Side Kick

Side Kick: Pull your heel up and back toward your buttocks as you did in Front Kick, into Ready Position. Then kick to the side, with the side of your thigh facing toward the ceiling. Keep the knee of your supporting leg unlocked and spring loaded. Imagine pushing a boulder. To kick higher, turn out the foot and toes of the supporting leg first. This opens up the hip joint and allows higher kicks. Sound the word yes or no with each kick. Alternate sides. Benefits: Practicing the Side Kick is excellent conditing for the buttock muscles, which powers your leg and kicking motions from behind and underneath. (From The Nia Technique Debbie Rosas and Carlos Rosas).

It is week 25 of my 52 week challenge, and the move this week is Side Kick. We will incorporate this movement into our daily routines and play with high, middle, and low planes of movement as well as the five sensations of fitness, agility, stability, strength, flexibility, and mobility. Seek comfort as you play with this move. At the end of your week you can report back on your experiences or journal about your findings. Have fun!

Here is a great video on Side Kick from Nia trainer Danielle Eastman: http://www.youtube.com/watch?v=Rxa5vIcfpdo&feature=channel&list=UL.

Last week we played with Front Kick, and as I predicted it was just a really fun week for me. As I delved into kicks this week, I had a few interesting observations about myself. Originally I was attracted to Nia because I like to dance. I had never considered that I might like martial arts too. Over the years, I have had many favorite songs and routines, and they almost all involve kicks and blocks. I had no idea that I would find such joy in kicking. I also learned that I like kicks, and in particular Front Kicks, because I feel powerful when I kick.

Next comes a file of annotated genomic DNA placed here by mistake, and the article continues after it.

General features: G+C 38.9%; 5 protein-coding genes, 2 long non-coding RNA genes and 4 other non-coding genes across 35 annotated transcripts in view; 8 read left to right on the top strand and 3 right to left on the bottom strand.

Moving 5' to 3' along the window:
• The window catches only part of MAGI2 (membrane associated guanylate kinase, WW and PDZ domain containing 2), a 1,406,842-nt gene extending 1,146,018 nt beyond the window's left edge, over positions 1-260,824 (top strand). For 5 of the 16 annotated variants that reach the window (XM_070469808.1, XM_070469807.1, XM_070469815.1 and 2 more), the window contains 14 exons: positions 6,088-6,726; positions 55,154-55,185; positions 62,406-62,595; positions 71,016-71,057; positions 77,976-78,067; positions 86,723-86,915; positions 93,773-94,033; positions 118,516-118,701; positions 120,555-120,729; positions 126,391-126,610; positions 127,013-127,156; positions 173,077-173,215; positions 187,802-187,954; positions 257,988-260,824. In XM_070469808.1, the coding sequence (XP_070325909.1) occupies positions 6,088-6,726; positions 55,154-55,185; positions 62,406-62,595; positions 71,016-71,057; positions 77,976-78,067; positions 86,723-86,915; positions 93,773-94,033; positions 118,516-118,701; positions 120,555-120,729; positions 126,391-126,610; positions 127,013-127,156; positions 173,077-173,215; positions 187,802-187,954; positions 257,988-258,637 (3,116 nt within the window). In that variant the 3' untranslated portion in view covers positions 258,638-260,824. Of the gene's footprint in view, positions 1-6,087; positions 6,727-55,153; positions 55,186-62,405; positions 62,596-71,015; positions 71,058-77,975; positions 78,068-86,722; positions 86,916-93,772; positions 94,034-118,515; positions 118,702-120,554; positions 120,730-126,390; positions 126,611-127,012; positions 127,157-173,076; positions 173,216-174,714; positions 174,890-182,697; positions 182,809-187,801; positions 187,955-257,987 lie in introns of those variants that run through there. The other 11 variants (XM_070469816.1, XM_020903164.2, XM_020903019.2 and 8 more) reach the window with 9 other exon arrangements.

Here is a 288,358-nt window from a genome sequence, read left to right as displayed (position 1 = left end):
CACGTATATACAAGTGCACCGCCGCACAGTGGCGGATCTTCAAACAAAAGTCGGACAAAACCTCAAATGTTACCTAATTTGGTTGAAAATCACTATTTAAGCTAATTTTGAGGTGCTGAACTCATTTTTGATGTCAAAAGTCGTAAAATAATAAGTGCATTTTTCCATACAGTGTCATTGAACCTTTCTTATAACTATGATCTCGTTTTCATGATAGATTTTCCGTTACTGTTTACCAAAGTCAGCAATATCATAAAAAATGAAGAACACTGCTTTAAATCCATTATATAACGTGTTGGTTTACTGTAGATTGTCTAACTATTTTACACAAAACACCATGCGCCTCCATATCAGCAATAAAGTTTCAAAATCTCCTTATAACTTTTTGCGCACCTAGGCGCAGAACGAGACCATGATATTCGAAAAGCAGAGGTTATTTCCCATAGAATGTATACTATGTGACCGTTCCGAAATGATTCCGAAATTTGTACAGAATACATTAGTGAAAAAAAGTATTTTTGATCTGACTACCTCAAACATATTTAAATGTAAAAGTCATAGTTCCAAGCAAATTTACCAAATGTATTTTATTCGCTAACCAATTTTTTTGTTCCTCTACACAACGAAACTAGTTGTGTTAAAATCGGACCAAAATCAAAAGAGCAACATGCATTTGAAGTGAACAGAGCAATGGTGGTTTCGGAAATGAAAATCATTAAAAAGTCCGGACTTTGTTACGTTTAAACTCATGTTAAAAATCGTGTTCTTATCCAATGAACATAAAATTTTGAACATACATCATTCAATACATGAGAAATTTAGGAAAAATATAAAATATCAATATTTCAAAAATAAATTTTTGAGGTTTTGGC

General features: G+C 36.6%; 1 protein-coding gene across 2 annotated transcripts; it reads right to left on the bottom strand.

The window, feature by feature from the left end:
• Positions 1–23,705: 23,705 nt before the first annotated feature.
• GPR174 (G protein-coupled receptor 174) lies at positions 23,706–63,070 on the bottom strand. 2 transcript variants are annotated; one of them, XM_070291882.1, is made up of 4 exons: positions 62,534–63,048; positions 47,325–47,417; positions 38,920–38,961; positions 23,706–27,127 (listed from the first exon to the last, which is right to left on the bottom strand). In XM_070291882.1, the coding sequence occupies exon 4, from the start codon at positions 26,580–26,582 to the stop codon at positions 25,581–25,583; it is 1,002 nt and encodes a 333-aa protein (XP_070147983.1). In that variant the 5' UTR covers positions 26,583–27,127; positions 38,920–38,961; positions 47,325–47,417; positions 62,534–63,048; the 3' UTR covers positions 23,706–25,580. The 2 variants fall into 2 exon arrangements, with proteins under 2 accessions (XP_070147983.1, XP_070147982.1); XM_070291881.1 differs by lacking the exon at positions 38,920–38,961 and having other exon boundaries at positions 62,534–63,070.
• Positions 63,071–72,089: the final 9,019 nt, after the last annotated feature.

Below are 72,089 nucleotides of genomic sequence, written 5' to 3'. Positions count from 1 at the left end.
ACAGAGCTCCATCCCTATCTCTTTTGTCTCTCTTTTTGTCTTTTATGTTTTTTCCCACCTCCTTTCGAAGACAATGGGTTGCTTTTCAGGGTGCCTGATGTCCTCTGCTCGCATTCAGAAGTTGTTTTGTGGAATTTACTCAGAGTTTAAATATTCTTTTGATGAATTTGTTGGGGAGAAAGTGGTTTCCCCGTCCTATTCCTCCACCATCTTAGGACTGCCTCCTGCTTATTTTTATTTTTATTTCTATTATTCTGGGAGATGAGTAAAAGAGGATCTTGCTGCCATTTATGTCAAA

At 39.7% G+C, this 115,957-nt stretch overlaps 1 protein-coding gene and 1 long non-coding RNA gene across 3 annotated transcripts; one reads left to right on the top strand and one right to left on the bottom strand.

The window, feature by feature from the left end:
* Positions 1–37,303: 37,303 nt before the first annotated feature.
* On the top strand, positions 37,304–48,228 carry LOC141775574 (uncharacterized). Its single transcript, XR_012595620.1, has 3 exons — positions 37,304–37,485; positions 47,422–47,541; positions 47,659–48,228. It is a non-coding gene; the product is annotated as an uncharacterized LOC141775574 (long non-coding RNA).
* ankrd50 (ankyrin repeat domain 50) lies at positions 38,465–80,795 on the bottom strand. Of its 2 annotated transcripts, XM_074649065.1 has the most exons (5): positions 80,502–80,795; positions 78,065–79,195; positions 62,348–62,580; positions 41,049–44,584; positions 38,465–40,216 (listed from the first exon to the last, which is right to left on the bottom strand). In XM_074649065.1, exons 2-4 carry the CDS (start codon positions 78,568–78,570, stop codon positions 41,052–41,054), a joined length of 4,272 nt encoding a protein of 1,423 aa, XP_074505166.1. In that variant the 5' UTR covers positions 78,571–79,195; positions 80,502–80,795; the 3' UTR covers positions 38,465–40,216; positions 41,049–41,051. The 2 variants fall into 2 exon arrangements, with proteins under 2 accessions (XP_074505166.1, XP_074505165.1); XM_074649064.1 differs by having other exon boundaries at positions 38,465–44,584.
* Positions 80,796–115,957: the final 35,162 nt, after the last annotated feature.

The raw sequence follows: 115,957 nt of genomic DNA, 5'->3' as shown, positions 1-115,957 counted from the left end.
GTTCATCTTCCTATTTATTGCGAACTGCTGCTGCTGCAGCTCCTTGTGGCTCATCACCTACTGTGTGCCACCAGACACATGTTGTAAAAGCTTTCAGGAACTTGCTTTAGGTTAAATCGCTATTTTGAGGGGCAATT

This week as I Front Kicked through my days, I was reminded of Debbie’s wise words that speed is the illusion of mastery. When I am dancing, Front Kicks always seem so easy. I don’t struggle with balance, nor do I feel particularly challenged. I am just out there having fun on the dance floor. When I am standing in my kitchen and slowing the move down, I notice that I become much more aware of what my supporting leg is doing. I also notice that my kicks are smaller, and I struggled with achieving balance several times. The solution to my balance issues almost always come down to having or not having soft, spring-loaded knees.

I opted to keep Front Kick at home and in class over the last week. I don’t often care what people think about me, but I do enjoy being able to shop at the local grocery store and walking around my neighborhood without people pointing and being fearful of me. Because of these small conveniences, I decided against kicking my way through the line at the store and the bank or Front Kicking to the park. I did, however, really enjoy bringing my personal focus to class this week. Sharing with my students and co-dancers is really rewarding and fun for me. Having a focus of Front Kick allowed everyone to play with the move in their own way and in their own time. Hearing feedback was wonderful and insightful. Plus, I have it on good authority that sharing is caring. I think that the Care Bears said that.

Shall we review? We have played with six stances: Closed, Open, A, Sumo, Bow, and Cat; 8 foot techniques: Heel Lead, Whole Foot, Ball of the Foot, Relevé, Rock Around the Clock, Squish Walk, Duck Walk, and Toes In, Out, Parallel; 9 steps: Sink and Pivot Table Wipe, Stepping Back onto the Ball of the Foot, Cross Front, Cross Behind, Traveling in Directions, Lateral Traveling, Cha-Cha-Cha, Slow Clock, and Fast Clock; and one kick: Front Kick. This week we will explore Side Kick. Enjoy!

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